Today’s Gospel: Luke 6:39 -42
I’m always telling myself that I should tape the wise words that I read to my forehead. This passage from today’s Gospel reading deserves top billing:
“Remove the wooden beam from your eye first; then you will see clearly to remove the splinter in your brother’s eye.”
Just call me Catherine, Queen Splinter Noticer and Remover. I really struggle with not noticing splinters–especially my husband’s. I take it upon myself to let him know that he needs to change or improve certain things. As far as hubbies go, Philip is a gem. In fact, he’s such a prince of a husband that he probably gets my friends’ husbands in trouble with the way he lovingly serves our family.
Nonetheless, I just can’t seem to help myself when it comes to fixing him up. I nit pick, demand, scold, get impatient, or throw my hands up in the air when I don’t see the behavior or results I want. My role as Queen Splinter Noticer and Remover really revved up when I started staying at home full time. Going about my day, I would notice things around the house left undone or done incorrectly according to me. A glob of toothpaste in the bathroom sink, a towel left on the floor, all noted on my mental grudge list. By the time Philip came home, I would have a laundry list of offenses filed as ammunition for a future blow-up. When a disagreement started brewing, BAM! I’d start rattling off the one-two punch of Philip’s offenses.
Four years and three children later, I wish I could tell you that I am ready to abdicate my royal position. Unfortunately, I still sit firmly upon that awful throne. My ways of noticing and removing splinters is more subtle, but subtle isn’t an improvement in behavior when I consider that “subtle” is the adjective used to describe the serpent in Genesis. When I’m busy removing and noticing splinters, I’m allowing that subtle serpent to creep into my marriage, fulfilling God’s promise to Adam that He “will put emnity between you and the woman.”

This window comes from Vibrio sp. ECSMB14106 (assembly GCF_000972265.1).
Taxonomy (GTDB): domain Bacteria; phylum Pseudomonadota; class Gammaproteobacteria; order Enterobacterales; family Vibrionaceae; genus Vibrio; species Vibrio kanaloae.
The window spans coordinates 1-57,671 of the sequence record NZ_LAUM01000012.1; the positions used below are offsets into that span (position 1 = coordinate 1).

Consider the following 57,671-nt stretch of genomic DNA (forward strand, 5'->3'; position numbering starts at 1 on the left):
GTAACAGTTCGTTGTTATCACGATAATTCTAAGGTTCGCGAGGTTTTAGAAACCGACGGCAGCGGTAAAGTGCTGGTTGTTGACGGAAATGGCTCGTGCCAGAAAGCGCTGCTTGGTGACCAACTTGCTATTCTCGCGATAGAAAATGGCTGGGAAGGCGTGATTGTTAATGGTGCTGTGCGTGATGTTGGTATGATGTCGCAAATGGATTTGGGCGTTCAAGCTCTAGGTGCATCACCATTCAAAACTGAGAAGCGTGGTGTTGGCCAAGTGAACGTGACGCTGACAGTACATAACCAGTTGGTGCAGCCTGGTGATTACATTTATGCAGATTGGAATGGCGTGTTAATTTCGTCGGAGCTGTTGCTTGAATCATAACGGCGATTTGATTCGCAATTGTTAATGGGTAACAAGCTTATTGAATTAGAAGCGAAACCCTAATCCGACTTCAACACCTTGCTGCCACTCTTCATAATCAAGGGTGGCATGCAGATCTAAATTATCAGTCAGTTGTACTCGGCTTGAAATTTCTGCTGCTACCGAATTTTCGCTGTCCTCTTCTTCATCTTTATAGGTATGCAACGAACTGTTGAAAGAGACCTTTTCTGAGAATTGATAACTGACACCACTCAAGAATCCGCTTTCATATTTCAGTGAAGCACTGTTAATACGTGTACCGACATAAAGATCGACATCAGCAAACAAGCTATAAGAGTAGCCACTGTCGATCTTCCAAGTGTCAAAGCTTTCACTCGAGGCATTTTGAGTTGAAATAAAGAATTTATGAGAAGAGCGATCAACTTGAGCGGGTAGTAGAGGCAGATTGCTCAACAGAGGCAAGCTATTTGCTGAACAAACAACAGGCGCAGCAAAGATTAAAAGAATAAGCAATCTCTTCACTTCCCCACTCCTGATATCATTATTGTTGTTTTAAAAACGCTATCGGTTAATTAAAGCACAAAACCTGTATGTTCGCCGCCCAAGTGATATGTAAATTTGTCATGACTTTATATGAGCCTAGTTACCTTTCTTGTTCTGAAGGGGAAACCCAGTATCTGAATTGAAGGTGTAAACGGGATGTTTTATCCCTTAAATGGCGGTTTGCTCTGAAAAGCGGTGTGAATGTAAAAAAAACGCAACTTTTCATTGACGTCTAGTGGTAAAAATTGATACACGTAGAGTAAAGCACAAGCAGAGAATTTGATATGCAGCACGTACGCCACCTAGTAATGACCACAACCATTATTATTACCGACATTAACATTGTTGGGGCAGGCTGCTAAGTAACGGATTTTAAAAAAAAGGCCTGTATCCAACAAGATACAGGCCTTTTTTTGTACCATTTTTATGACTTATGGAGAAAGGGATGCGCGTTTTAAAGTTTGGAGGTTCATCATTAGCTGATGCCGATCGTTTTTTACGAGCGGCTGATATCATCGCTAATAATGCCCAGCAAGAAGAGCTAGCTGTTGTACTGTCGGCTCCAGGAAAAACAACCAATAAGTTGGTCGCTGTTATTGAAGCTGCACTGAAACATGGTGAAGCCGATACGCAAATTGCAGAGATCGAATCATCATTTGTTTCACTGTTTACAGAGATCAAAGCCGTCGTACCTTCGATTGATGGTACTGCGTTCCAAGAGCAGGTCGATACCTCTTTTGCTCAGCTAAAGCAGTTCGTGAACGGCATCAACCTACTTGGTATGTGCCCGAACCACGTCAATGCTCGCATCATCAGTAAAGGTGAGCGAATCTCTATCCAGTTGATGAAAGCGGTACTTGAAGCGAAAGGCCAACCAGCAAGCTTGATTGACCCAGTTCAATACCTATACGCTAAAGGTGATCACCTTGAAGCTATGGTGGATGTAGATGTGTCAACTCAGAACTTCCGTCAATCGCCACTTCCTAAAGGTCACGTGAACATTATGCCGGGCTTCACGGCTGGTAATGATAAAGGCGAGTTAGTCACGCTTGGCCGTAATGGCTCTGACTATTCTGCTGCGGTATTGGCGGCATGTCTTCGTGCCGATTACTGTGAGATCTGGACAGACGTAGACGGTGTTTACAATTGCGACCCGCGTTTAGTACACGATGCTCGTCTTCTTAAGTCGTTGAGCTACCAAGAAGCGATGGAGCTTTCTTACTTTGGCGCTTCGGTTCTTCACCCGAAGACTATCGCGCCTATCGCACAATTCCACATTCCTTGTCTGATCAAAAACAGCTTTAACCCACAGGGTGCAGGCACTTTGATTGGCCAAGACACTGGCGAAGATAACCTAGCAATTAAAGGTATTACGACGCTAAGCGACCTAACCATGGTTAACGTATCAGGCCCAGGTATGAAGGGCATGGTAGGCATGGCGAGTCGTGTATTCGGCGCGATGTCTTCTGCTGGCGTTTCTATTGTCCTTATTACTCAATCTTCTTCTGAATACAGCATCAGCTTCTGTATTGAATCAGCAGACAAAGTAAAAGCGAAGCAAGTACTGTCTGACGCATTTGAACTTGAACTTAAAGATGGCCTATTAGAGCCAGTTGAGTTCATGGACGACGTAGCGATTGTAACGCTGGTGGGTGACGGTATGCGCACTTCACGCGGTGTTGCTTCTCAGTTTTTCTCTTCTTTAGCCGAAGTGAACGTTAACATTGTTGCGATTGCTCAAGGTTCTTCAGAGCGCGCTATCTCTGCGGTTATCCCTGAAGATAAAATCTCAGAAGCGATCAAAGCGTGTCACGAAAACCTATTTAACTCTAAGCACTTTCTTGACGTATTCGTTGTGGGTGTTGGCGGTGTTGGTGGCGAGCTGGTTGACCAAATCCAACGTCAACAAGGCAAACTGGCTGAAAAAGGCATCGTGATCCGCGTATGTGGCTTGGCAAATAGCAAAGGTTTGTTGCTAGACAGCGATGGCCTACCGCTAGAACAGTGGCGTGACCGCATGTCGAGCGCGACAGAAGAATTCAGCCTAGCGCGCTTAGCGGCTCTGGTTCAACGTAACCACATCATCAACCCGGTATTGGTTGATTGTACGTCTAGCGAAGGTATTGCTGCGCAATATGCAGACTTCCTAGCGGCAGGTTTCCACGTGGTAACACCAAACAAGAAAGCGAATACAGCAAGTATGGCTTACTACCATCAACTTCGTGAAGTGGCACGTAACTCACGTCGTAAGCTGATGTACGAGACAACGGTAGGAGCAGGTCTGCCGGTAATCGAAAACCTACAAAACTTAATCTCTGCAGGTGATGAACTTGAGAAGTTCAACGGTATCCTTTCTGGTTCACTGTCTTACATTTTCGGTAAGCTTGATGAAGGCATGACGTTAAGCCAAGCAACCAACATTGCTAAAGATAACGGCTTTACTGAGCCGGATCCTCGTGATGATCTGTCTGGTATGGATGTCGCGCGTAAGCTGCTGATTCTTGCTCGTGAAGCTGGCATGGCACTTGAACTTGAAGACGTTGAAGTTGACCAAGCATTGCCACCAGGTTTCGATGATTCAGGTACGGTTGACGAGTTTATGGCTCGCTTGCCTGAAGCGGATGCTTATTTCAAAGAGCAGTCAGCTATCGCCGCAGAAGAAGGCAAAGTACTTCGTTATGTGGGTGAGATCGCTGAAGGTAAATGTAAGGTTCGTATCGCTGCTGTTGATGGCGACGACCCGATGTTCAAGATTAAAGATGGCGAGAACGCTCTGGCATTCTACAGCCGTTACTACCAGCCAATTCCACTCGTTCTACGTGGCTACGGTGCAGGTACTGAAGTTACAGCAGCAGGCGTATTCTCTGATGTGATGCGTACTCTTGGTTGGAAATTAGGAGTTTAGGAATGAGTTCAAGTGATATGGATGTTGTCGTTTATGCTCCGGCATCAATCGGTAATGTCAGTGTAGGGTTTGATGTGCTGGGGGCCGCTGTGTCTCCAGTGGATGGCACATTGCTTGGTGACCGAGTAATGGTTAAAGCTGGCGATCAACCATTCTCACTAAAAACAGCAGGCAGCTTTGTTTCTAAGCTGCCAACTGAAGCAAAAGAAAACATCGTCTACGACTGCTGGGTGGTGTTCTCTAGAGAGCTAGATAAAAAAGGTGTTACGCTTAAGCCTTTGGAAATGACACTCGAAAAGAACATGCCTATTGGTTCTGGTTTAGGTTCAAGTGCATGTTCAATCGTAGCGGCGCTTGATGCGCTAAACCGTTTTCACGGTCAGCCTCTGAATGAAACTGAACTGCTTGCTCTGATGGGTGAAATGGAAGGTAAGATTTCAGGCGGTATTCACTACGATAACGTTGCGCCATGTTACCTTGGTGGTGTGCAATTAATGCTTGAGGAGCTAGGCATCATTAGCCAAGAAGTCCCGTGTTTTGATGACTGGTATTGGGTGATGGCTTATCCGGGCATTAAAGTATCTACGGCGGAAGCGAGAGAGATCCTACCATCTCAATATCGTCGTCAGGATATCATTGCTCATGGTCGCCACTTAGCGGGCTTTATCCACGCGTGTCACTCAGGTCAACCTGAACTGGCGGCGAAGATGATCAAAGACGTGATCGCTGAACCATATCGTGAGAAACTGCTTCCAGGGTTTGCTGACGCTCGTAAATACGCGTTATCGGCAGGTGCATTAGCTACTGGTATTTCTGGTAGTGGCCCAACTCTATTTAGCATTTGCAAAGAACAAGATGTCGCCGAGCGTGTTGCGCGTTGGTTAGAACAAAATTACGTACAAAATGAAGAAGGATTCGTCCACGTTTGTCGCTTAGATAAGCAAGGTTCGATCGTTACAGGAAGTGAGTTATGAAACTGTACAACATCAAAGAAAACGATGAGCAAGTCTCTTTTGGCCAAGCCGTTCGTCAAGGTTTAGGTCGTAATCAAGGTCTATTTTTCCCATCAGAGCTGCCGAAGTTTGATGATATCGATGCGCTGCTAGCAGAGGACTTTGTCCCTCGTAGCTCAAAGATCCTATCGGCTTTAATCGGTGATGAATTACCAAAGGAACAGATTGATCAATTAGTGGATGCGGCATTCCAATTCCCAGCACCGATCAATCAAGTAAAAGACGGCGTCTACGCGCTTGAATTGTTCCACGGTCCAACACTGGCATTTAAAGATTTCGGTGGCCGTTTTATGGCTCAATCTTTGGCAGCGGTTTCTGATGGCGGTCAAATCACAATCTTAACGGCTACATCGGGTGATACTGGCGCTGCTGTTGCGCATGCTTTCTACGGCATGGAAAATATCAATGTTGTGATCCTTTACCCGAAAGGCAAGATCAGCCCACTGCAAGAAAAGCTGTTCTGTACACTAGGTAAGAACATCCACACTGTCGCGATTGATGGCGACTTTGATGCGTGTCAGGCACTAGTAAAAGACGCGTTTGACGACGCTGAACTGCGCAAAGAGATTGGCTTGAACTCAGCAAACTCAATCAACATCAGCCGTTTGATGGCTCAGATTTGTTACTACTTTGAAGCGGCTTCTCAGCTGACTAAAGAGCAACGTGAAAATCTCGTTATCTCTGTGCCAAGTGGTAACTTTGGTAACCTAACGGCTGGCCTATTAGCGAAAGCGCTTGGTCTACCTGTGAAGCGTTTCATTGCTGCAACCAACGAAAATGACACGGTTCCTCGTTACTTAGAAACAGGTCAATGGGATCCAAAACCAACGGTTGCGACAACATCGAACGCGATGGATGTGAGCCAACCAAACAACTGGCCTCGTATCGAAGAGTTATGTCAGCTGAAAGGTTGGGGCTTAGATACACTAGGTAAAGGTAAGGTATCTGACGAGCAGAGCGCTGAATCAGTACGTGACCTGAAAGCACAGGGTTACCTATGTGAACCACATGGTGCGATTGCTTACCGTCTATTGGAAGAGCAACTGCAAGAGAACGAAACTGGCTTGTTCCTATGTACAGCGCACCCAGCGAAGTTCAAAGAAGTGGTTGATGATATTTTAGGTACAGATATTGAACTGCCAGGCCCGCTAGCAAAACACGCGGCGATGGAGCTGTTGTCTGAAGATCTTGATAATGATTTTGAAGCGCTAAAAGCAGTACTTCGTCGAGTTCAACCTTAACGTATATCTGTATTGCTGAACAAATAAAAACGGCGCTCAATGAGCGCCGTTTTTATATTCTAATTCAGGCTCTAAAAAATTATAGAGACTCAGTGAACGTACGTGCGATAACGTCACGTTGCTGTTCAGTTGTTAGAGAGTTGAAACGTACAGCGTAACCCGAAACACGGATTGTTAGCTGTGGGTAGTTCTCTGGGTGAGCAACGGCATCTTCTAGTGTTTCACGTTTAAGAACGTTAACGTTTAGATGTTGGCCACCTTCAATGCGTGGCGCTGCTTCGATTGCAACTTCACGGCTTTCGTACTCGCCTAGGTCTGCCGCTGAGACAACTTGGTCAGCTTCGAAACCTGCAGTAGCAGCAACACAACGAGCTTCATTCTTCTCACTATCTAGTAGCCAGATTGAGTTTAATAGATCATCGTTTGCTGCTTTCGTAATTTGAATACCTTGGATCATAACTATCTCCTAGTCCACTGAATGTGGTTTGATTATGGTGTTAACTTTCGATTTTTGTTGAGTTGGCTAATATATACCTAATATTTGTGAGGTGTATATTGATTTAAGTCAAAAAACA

Fortunately for me (and Philip!), when I focus on my own personal training in discipleship, God has a way of revealing the beams in my own eyes and hiding the splinters in Philip’s. It’s easier to be forgiving, generous, patient and kind when God helps me to see my own shortcomings and my own need for forgiveness, generosity, patience, and kindness.
Do I recognize the beams in my own eyes? If not, when was the last time I did a thorough examination of conscience or went to receive absolution?
Loving Father, thank You for your infinite mercy. Please help me to readily forgive and extend the same mercy to my neighbors. Allow my neighbor’s faults and my own shortcomings to be invitations to take up the cross and learn how to love as You do. Amen.
Copyright 2014 Catherine Boucher